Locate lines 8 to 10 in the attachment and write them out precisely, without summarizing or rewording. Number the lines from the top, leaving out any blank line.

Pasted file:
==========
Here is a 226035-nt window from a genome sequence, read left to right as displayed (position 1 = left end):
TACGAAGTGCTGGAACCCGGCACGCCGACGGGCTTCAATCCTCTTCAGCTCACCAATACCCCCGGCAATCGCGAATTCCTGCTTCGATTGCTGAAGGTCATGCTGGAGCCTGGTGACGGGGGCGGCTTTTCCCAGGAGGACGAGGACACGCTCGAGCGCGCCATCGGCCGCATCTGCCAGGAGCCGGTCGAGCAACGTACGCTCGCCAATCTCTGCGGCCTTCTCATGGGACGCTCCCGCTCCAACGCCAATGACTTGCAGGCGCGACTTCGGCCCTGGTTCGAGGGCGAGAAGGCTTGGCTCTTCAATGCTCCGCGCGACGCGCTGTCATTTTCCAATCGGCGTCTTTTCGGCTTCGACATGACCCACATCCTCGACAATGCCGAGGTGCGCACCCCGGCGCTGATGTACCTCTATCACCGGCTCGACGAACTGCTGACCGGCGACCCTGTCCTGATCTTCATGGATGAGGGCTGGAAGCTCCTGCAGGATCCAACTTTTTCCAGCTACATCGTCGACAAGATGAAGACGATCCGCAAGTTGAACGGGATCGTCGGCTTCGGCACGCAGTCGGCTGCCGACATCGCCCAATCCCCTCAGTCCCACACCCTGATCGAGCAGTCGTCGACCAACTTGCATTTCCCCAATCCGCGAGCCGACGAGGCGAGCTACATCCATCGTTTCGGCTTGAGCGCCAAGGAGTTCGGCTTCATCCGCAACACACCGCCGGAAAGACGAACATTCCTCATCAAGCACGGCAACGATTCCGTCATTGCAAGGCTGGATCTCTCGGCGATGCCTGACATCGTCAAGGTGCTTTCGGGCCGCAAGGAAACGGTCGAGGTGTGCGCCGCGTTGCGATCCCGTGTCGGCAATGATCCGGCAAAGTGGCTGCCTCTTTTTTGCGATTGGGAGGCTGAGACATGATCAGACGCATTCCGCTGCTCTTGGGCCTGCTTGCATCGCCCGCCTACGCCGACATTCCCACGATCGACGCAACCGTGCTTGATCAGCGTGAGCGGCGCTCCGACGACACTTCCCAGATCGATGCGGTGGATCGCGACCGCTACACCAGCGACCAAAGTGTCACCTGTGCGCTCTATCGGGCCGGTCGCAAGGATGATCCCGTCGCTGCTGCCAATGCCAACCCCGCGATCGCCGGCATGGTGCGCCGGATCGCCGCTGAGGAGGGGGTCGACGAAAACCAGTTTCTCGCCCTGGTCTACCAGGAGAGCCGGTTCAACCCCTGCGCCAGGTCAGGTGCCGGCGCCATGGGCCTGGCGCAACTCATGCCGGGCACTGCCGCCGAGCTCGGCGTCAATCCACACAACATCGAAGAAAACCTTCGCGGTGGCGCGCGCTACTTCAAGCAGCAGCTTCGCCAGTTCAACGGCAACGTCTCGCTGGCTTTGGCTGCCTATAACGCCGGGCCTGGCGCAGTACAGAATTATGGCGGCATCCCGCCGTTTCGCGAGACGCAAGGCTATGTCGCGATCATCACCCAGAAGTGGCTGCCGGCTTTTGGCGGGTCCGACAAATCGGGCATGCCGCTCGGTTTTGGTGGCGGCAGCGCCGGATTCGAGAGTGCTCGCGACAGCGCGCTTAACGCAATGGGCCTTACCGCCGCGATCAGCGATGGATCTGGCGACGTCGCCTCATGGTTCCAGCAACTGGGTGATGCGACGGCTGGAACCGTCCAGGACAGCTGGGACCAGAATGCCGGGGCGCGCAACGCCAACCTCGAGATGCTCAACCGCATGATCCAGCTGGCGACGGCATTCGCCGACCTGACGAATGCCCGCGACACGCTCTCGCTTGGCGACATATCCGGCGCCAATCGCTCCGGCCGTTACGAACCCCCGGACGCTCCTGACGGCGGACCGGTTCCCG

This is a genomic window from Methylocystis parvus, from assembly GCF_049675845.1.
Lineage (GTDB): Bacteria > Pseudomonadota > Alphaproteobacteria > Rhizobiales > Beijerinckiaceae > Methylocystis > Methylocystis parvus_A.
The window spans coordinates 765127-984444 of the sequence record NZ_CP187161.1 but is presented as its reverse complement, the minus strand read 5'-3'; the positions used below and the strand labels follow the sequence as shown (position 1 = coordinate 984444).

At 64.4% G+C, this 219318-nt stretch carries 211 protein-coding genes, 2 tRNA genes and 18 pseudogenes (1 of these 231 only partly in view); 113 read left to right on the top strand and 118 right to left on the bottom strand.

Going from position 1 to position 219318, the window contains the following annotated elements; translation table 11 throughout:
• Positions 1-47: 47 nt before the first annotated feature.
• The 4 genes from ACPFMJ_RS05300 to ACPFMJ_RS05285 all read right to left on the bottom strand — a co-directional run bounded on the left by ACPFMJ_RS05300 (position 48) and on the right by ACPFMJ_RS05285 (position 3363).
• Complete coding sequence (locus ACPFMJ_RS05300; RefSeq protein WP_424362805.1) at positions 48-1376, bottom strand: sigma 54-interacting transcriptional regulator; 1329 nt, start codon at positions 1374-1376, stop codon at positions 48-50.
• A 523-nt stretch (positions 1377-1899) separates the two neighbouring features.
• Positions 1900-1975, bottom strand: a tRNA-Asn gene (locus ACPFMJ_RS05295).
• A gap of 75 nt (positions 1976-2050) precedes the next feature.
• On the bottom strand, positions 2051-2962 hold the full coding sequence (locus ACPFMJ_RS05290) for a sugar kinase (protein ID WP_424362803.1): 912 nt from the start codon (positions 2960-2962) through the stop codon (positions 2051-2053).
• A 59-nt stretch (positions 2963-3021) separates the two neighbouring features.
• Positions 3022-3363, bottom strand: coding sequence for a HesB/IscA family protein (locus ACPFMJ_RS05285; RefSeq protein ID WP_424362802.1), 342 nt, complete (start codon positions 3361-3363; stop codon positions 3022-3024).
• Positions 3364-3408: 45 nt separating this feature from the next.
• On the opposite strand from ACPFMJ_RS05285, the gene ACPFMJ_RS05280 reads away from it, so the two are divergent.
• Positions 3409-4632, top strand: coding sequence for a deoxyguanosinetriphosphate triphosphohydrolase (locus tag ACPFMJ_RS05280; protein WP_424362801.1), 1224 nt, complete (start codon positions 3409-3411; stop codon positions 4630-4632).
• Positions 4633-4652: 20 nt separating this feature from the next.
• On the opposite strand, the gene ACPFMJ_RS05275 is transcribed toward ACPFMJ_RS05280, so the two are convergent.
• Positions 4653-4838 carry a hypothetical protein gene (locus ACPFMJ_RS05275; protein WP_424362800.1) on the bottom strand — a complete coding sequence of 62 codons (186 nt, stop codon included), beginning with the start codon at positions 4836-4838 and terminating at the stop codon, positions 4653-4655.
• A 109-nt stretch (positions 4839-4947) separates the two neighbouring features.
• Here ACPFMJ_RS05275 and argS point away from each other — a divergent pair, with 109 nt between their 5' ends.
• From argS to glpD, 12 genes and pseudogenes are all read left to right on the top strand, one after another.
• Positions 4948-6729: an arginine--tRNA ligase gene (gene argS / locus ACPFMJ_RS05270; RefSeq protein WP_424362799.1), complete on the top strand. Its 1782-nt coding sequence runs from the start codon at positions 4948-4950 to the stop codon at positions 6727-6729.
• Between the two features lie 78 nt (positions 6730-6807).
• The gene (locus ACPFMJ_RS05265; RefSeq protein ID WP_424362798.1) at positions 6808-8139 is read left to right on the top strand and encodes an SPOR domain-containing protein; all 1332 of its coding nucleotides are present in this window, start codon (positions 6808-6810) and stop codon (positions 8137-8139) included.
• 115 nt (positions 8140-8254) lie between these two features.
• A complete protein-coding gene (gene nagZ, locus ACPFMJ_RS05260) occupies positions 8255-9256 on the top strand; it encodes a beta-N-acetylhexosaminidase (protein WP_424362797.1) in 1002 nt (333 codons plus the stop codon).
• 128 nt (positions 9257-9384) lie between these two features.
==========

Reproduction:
• Positions 1-47: 47 nt before the first annotated feature.
• The 4 genes from ACPFMJ_RS05300 to ACPFMJ_RS05285 all read right to left on the bottom strand — a co-directional run bounded on the left by ACPFMJ_RS05300 (position 48) and on the right by ACPFMJ_RS05285 (position 3363).
• Complete coding sequence (locus ACPFMJ_RS05300; RefSeq protein WP_424362805.1) at positions 48-1376, bottom strand: sigma 54-interacting transcriptional regulator; 1329 nt, start codon at positions 1374-1376, stop codon at positions 48-50.